Turnditch is a hillside village that lies on the A517 Belper to Ashbourne road on its steep climb out of the Ecclesbourne valley.
Before it was turnpiked in 1764 this road, the A517, which crosses the Ecclesbourne at the foot of the hill below the Cross Keys pub, was a track through the Duffield Firth, a former Royal hunting forest which consisted of dense woodland in places interspersed with stretches of sweeping open countryside where most of the farms now sit.
Turnditch has a church and a school that face each other, a shop called the Turnditch and Windley Stores and a Post Office. There is also a village hall, which acts as the social centre for both villages.
The long, low aisless Turnditch Church of All Saints was built in the 13th century as a chapel of ease to Duffield and to serve forest officials and the few other inhabitants in that part of the forest. It has been enlarged over the years, most notably by Giles and Brookhouse of Derby, in 1882-84 when they gave it a new chancel. The date 1630, cut into a massive stone lintel above a door on the south side presumably commemorates an earlier extension.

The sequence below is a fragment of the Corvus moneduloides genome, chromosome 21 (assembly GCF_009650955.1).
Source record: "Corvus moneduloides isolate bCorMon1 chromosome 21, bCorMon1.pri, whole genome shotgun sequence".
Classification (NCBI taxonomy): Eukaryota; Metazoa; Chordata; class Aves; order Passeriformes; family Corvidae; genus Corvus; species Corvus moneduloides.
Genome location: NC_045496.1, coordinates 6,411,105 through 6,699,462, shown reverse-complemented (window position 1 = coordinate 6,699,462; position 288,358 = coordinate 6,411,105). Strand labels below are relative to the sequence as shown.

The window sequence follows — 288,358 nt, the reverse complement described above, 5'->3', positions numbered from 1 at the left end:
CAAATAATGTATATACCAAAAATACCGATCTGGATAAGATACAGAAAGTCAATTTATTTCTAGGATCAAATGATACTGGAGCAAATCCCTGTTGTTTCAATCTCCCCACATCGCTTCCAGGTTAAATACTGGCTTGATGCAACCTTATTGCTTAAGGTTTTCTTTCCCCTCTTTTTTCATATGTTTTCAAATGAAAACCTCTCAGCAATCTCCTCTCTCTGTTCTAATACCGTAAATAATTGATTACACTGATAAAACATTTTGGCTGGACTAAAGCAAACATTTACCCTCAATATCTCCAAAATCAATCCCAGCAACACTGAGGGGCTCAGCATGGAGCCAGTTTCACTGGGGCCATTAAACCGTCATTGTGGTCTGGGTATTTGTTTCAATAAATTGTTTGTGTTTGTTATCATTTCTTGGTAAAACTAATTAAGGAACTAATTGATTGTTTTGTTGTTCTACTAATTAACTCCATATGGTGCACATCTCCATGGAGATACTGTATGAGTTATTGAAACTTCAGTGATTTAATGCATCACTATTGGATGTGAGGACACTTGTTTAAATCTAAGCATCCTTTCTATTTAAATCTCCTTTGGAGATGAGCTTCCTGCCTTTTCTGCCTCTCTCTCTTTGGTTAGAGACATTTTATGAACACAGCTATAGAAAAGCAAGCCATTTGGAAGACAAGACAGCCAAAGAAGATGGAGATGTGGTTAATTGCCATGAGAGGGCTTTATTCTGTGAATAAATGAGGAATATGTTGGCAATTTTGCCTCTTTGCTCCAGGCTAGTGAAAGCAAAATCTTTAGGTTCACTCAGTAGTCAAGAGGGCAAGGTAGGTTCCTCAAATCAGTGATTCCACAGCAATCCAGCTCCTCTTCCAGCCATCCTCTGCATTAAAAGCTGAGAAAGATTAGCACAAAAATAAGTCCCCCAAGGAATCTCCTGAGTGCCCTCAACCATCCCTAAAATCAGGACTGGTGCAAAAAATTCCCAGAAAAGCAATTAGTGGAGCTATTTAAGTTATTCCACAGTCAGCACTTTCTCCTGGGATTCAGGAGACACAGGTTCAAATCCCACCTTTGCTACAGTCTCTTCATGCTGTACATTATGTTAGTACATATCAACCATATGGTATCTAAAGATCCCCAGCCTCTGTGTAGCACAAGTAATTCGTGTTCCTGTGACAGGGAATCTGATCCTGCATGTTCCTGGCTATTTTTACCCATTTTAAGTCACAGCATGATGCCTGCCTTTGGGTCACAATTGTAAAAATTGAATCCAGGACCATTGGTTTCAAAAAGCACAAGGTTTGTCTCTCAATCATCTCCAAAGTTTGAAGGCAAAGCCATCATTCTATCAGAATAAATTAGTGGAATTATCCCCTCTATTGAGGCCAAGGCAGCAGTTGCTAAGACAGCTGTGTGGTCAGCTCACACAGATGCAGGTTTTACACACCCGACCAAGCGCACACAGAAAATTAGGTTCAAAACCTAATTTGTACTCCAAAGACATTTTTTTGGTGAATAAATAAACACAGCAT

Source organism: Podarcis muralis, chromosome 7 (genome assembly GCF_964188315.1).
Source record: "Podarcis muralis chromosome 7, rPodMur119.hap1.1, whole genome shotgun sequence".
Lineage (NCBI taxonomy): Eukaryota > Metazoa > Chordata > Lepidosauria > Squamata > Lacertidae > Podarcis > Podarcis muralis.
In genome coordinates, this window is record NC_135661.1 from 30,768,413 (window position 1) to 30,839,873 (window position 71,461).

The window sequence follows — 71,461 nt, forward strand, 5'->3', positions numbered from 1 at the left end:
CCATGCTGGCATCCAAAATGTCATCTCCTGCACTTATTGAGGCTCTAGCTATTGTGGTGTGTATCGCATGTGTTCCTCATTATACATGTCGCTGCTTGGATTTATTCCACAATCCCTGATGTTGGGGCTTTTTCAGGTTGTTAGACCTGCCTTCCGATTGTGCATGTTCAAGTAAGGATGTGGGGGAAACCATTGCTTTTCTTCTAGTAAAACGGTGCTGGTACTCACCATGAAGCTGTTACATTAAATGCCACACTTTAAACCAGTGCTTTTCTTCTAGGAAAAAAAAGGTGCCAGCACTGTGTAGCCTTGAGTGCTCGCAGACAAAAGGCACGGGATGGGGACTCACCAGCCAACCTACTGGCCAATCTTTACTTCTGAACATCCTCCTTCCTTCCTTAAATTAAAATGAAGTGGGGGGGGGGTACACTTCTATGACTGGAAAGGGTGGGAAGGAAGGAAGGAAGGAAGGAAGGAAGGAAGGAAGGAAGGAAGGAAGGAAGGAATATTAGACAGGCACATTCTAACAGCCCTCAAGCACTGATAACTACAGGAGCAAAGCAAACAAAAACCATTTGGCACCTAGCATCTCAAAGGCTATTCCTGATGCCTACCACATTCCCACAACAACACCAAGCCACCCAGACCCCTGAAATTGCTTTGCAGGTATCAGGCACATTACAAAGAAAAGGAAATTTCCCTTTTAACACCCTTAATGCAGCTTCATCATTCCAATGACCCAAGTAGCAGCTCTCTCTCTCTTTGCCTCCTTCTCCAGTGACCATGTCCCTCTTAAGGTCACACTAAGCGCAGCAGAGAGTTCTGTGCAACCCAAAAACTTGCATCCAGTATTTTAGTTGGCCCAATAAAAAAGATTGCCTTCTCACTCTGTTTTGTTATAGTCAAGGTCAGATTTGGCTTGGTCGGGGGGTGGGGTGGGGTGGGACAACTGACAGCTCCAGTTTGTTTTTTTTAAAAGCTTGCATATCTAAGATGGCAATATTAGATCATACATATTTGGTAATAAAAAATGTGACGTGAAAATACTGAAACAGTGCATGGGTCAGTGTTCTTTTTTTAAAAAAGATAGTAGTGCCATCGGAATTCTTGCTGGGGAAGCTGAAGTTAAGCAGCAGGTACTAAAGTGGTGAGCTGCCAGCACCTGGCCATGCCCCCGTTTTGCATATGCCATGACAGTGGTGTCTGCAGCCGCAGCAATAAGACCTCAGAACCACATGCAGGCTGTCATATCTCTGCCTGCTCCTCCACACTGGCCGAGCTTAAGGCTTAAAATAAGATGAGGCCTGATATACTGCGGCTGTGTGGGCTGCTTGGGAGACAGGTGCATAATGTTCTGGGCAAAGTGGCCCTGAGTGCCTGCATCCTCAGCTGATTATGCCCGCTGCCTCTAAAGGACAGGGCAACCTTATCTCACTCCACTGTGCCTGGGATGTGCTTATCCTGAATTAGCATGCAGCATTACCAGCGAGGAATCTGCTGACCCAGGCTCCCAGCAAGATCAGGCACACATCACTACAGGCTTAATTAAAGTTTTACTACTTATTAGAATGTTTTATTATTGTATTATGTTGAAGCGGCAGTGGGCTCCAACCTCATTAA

The first pupils entered Turnditch National school in 1846, which has been much altered over the last 150 years, enhanched in appearence by the school clock, paid for by public subscription and built over the school porch by John Smith of Derby, probably around 1905. The pupils from the nearby rural village of Windley also attend the school.
The are 2 pubs in Turnditch, the Cross Keys and the Tiger. Both are at least 150 years old.
The Turnditch and Windley Show is a big summer event in the Parish and is quite an occasion for the 2 villages whose combined population is just over 400. The show has grown enormously in size since the Turnditch and Windley W.I started it in a modest way, years ago,